There’s a good chance you’re familiar with the medical phenomenon known as a stroke. The weakness of the arms, the slurring of speech, and facial numbness –all of these are symptoms that one may experience while having a stroke. But why exactly is it considered a medical emergency, and what can you expect after it occurs?
Characterized as a “brain attack”, a stroke is experienced by approximately 800,000 Americans every year, according to the Natural Stroke Association. In fact, it is number 5 on the list of the leading causes of death in the United States.
What Happens During a Stroke?
A stroke happens when the blood supply to an area of the brain is cut off, leading to cell death because of oxygen deprivation. This can either be caused by a clogged artery carrying blood to the brain (known as an ischemic stroke) , or due to hemorrhage caused by a fall or blow to the head. The death of the brain cells impacts the abilities and senses controlled by that particular area of the brain, such as motor control, memory, speech, sight, coordination, and sensation.
The symptoms of a stroke depend upon which area of the brain it’s damaged. A minor stroke may only cause temporary weakness of the arms or leg. A major stroke, on the other hand, can leave more lasting damage, such as paralysis, the inability to speak, or hemiparesis.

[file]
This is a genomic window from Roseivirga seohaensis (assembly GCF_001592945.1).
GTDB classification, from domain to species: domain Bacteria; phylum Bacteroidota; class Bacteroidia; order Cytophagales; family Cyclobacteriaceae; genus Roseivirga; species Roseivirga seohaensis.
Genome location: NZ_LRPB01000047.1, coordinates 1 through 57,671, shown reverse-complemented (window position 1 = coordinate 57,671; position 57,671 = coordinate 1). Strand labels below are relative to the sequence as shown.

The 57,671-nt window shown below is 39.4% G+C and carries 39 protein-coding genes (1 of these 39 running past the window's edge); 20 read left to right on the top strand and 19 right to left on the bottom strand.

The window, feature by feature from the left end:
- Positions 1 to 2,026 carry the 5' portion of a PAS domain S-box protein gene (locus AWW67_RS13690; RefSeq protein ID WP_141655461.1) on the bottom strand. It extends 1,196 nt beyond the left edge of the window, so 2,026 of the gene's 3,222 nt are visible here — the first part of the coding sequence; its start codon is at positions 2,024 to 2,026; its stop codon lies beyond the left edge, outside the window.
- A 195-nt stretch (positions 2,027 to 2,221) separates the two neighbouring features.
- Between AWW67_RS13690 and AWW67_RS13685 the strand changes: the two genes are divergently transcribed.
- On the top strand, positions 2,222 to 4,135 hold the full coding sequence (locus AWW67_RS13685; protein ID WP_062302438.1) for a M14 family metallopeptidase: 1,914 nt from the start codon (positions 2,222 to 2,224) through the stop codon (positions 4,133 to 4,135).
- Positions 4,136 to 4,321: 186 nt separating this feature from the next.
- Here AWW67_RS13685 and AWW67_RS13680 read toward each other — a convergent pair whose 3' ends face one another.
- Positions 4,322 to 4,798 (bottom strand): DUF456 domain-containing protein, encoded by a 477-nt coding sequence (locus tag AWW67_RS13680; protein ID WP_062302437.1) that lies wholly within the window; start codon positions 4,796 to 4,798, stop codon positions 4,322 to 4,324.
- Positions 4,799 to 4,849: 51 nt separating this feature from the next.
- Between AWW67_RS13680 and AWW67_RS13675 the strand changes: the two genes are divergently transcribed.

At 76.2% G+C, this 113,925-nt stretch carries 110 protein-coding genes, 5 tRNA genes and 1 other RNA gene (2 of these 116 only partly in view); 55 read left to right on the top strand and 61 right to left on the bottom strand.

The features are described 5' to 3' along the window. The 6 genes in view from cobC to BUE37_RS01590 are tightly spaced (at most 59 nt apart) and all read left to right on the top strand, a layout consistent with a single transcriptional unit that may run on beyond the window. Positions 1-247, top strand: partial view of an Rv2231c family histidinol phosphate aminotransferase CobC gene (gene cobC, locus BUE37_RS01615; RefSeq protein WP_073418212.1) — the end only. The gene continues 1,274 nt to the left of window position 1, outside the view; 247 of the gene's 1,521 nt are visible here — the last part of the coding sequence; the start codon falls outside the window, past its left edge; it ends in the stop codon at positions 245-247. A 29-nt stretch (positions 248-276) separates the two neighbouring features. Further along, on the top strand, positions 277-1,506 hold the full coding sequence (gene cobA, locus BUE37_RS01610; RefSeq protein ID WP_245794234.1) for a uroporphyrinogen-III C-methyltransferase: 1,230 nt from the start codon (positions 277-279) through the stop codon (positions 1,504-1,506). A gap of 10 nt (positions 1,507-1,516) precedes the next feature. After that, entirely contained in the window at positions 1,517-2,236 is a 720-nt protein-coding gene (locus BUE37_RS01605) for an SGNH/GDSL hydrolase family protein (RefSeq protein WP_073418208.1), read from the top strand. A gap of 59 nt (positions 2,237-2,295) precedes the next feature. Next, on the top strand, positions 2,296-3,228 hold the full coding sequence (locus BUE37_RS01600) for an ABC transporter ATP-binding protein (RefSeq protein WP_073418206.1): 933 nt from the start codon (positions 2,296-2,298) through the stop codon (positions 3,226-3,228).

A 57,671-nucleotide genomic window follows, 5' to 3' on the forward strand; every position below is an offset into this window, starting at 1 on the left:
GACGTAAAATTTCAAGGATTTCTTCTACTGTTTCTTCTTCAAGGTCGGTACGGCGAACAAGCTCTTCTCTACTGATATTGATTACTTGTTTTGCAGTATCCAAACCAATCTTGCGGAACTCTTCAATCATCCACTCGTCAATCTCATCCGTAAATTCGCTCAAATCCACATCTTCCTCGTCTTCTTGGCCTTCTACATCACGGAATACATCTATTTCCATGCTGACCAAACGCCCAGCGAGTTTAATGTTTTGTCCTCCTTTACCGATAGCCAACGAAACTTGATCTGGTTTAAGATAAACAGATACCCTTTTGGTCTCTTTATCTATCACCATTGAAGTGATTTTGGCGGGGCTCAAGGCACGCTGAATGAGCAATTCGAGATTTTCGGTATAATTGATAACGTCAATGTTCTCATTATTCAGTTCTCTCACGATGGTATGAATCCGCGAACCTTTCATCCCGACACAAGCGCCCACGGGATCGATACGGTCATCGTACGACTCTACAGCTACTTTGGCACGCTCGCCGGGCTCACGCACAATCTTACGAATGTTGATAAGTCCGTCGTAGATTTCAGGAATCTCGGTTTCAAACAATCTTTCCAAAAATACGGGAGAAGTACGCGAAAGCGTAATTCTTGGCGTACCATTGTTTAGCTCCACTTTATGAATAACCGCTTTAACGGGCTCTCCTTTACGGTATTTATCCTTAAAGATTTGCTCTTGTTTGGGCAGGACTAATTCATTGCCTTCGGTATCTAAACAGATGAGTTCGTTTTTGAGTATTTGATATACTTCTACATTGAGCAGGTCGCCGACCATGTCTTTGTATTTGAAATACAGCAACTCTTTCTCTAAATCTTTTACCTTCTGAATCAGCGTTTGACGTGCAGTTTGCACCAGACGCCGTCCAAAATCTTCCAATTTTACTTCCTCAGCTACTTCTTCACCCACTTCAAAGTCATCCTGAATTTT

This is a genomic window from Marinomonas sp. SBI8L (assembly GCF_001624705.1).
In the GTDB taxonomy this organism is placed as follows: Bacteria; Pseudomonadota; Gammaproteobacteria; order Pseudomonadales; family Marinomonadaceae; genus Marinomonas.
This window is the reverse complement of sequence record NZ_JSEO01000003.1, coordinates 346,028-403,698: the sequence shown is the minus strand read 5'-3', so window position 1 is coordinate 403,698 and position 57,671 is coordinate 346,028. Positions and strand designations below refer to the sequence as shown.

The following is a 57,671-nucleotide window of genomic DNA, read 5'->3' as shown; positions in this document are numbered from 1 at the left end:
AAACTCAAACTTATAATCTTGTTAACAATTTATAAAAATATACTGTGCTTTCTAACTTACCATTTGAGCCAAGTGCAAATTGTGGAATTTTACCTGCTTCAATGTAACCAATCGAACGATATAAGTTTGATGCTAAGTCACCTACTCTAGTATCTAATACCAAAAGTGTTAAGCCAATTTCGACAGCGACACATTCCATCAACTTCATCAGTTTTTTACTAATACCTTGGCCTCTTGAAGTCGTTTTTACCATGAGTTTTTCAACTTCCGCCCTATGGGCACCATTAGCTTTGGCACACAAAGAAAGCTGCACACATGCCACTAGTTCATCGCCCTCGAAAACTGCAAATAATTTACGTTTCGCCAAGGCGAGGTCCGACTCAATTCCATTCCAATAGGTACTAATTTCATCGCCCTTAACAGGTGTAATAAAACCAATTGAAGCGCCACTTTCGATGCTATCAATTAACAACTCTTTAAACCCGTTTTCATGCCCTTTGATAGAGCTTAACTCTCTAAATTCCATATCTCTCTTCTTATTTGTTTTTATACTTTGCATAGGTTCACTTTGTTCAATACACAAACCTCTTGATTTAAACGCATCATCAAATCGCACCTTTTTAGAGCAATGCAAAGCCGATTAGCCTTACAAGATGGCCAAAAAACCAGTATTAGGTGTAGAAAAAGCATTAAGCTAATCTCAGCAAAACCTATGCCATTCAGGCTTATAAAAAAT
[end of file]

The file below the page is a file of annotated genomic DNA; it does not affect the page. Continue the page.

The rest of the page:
How Can Physical Therapy Help With Post-Stroke Recovery?
While stroke treatment consists of a joint effort between different medical disciplines, clinical evidence suggests that early intervention for stroke rehabilitation holds the key to proper recovery. This means starting the rehabilitation process while the patient is still in the hospital.
Physical therapy for stroke recovery works around the principles of neuroplasticity. For those who’re not familiar with the term, neuroplasticity is the medical concept according to which our brain is constantly evolving instead of being hardwired. It states that if an area of the brain is damaged, the cells surrounding that area will adapt themselves and change their function to take on the jobs of the damaged cells. The process is most active and effective in the initial stages of recovery.
Bearing the principles of neuroplasticity in mind, the focus with stroke rehabilitation is always on restoring function. Generally, the most important goal of post-stroke physical therapy is helping the patient to recover their ability to walk. While this is one of the prominent areas of focus, post-stroke physical therapy is so much more than that!
Your physical therapist will work on coordination, balance, transfers, bed mobility, pulling, pushing, lifting, reaching, climbing and a variety of other activities to help you achieve your recovery goals.
ProMove PT Pain Specialists is a private physical therapy center in Bethesda that offers physical therapy for stroke recovery. The clinic focuses on reliable treatment methods for best therapy care, under the supervision of the expert, Dr. Michelle Finnegan. Contact (301) 388-8822 for more information or send us an email at email@example.com.